Amazing iPhone Art
At heart, we are all artists and if we are not actively making art, we are busy appreciating it. And like an artist, when we walk by a park and the light falls in a certain way, when our food is plated exceptionally, when we want to capture our own amazing reflection, we reproduce the moment – not with paint or clay – but with our smart phones. And it does not stop there. Then the real work begins. Apps like Snapseed and Instagram allow us to turn Iphone photos into art. These apps give us the freedom to accentuate the light, to deepen the colors, to blur or sharpen the focus. These are filters, and when we don’t use one, we even have a hashtag: “#nofilterneeded” as if to confirm to the world that the image you see is as close to the real as it gets.
Filters are layers, like veneers, they can distort, discolor, and deceive but fundamentally they are superficial. Thus, they don’t really turn your iphone photos into art. Filters don’t create. And art is all about creation. And this is where we feel the divide between the “artist” and the rest of us. But what if you could capture the essence of a Picasso in a selfie or a Van Gogh in your pic of a landscape? In other words, an app that did more than just layer, but actually re-created your image. An app that produced amazing iPhone art. Enter Prisma. If you haven’t already heard, the app debuted 9 months ago and does not merely filter but actually deconstructs the pixels in a photo and then refigures their spatial arrangement to create an entirely new image in a specific style of art.
The app was created by Alexey Moiseenkov, who also founded the Prisma Labs in Moscow. The science behind the app is complex, involving neural networks and A.I technology to manipulate images. The end results – turning android and iphone photos into art – is nothing short of magical.
Art has always been about artifice, about representation and reproduction. When Louis-Jacques-Mande Daguerre introduced his Daguerrotype (the first photograph) to the world in 1839 the artistic playing field shifted.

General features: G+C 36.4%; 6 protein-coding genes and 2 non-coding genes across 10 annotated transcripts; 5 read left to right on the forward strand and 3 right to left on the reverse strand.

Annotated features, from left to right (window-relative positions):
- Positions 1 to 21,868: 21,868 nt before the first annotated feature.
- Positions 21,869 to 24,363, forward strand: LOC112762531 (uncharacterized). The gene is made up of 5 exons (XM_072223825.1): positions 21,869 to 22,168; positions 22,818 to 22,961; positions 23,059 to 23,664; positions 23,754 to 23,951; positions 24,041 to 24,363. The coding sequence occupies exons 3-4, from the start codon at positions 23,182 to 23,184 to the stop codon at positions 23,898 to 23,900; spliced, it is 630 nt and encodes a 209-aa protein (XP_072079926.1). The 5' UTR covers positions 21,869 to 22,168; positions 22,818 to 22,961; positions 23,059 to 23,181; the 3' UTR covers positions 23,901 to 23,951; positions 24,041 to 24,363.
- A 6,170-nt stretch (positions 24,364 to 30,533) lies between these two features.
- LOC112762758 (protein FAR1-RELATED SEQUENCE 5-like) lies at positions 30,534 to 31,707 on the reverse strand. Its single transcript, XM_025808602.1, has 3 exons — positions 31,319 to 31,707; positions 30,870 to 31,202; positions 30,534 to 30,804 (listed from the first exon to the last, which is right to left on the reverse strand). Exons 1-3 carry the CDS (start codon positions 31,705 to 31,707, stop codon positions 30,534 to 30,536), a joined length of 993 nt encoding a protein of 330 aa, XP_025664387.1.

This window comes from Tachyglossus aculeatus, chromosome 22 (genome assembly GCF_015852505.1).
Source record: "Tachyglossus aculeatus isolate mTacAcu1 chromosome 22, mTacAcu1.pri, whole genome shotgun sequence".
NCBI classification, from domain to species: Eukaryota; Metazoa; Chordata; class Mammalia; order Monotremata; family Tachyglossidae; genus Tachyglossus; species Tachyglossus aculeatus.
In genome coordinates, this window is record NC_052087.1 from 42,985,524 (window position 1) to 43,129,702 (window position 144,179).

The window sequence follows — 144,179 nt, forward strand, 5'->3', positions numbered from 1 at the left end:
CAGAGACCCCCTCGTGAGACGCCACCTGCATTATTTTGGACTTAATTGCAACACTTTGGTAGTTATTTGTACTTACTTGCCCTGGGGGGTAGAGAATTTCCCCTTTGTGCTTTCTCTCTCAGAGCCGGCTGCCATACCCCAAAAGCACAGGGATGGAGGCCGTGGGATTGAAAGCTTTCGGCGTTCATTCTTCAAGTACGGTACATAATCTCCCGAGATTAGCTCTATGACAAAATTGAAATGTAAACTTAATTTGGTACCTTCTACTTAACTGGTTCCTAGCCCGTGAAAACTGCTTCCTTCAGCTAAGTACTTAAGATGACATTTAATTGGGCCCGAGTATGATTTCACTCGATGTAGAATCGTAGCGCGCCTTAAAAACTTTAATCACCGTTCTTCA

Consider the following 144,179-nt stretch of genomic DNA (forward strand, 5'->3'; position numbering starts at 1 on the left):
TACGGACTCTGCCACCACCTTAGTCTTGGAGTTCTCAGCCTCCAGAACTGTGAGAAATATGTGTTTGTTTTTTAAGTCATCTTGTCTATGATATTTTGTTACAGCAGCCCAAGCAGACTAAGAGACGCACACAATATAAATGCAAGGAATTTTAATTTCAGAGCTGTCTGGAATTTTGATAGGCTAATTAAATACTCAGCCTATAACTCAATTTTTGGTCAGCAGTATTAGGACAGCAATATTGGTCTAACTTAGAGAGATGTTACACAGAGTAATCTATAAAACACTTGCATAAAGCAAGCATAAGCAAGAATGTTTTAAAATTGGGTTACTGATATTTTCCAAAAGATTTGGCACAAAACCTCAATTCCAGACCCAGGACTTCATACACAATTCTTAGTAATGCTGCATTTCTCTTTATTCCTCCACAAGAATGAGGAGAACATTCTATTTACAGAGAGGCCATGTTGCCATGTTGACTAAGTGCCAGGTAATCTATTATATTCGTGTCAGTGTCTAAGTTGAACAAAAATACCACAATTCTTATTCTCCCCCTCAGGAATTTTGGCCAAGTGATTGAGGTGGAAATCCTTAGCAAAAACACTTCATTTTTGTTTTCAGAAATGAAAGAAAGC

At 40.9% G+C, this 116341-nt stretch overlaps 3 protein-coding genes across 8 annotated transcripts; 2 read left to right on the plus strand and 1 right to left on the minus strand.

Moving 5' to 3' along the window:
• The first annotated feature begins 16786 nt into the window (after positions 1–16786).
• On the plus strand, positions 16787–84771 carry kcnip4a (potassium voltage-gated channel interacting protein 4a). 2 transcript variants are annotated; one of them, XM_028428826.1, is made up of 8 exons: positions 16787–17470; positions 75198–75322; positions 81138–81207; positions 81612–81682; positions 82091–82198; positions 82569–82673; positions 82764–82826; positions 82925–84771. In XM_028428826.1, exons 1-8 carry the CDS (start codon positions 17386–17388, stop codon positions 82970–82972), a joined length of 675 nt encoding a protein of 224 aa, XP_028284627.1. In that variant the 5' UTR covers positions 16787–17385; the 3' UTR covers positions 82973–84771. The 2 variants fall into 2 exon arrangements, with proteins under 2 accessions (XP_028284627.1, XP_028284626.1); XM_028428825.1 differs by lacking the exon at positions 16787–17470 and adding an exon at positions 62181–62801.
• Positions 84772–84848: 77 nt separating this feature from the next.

At first, there was resistance. Photography was seen as commercial and banal. But slowly photography gained ground alongside painting as an art form. Yet, there has always been some kind of rivalry between the two, beginning with the painter Paul Delaroche’s alleged exclamation after viewing the first photographic reproductions that “Painting is dead!” From the salons in Paris, to the artists that were accused of copying photographs to exact some sort of realism in their paintings, the two mediums have had a long and complicated history. Which is what makes Prisma all the more provocative as a technology. It literally turns Android and iphone photos into art by marrying the two mediums, highlighting the value of each, and introducing a whole new generation to influential artists.
The app allows a person with access to technology to participate in a medium that they otherwise may be excluded from and create amazing iPhone art. While detractors may argue that the app makes it all “too easy,” we know there will always be artists pushing the boundaries, that people will find ways to explore the full potential of the technology.
And that is the beauty of art and of technology. They change our lives. They widen our perspective so we can see things that we previously could only imagine. In other words, it is not just a filter placed over our eyes, it is the ability to remove the filter and create a whole new world.